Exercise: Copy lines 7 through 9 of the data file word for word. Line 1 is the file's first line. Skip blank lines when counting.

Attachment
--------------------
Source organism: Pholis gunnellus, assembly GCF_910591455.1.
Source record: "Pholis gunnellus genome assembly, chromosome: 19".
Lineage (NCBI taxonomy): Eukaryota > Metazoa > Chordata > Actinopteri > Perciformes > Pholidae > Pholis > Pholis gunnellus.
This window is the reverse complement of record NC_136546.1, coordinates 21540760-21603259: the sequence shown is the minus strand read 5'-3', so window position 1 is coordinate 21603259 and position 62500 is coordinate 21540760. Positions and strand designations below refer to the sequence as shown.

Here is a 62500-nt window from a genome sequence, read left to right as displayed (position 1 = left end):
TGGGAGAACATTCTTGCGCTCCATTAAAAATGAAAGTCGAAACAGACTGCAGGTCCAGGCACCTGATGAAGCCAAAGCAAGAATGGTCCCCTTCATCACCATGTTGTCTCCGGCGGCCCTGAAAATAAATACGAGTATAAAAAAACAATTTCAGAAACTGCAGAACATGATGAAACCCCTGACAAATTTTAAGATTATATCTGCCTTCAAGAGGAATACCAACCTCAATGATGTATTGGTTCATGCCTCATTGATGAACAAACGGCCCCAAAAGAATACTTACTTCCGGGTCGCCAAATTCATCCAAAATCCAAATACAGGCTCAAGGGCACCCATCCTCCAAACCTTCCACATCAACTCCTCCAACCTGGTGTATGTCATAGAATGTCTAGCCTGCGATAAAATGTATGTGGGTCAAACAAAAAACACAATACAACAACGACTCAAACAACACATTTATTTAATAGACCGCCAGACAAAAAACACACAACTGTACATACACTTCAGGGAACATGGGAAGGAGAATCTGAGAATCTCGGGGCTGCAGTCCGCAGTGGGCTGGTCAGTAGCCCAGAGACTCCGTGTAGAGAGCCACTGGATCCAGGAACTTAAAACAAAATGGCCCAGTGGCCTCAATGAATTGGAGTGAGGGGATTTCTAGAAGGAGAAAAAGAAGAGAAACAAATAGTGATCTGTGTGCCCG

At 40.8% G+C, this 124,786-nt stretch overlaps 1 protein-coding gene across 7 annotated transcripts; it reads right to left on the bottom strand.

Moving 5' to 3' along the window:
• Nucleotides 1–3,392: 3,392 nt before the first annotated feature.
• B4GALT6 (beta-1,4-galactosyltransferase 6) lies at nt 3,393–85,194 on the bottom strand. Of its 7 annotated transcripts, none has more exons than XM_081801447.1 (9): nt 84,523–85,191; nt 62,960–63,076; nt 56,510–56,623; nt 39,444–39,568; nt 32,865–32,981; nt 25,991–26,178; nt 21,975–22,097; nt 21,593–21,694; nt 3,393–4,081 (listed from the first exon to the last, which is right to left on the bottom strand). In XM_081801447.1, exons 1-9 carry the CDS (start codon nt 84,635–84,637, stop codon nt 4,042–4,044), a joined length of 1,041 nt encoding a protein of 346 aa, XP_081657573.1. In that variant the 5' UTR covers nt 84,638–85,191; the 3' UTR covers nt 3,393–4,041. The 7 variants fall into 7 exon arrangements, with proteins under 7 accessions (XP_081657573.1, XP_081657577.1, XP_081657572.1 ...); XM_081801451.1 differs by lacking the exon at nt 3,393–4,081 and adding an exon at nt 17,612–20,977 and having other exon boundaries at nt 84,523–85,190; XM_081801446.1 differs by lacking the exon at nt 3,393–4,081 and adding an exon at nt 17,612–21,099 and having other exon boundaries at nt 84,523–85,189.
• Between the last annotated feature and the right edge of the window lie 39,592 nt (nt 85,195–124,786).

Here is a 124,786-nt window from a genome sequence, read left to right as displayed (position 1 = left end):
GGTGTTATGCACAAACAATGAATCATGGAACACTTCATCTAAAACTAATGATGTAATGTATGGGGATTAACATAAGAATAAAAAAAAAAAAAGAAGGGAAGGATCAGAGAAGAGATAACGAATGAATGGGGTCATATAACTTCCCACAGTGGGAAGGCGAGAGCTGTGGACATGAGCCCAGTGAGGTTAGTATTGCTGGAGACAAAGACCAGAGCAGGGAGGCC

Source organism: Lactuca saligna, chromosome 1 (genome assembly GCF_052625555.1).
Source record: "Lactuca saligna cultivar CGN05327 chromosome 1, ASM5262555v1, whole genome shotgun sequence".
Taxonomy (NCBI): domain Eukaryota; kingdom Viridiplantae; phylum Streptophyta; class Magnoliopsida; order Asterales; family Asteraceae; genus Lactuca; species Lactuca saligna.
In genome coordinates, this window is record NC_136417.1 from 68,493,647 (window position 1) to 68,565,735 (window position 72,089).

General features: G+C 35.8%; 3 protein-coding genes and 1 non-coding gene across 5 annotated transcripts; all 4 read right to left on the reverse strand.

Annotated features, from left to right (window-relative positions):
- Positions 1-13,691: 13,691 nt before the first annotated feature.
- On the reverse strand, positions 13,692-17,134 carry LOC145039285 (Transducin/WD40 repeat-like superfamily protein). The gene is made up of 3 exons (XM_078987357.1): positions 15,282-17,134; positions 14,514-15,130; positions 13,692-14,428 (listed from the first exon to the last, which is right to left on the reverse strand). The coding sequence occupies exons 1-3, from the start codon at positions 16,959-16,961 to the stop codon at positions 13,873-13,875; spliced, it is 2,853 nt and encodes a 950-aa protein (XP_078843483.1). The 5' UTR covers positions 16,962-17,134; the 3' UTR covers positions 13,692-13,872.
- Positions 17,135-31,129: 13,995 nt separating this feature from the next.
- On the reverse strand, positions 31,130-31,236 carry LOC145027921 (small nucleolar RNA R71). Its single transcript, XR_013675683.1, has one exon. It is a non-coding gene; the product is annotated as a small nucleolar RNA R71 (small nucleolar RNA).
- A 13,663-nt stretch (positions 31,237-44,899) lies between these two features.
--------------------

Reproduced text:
At 40.8% G+C, this 124,786-nt stretch overlaps 1 protein-coding gene across 7 annotated transcripts; it reads right to left on the bottom strand.

Moving 5' to 3' along the window:
• Nucleotides 1–3,392: 3,392 nt before the first annotated feature.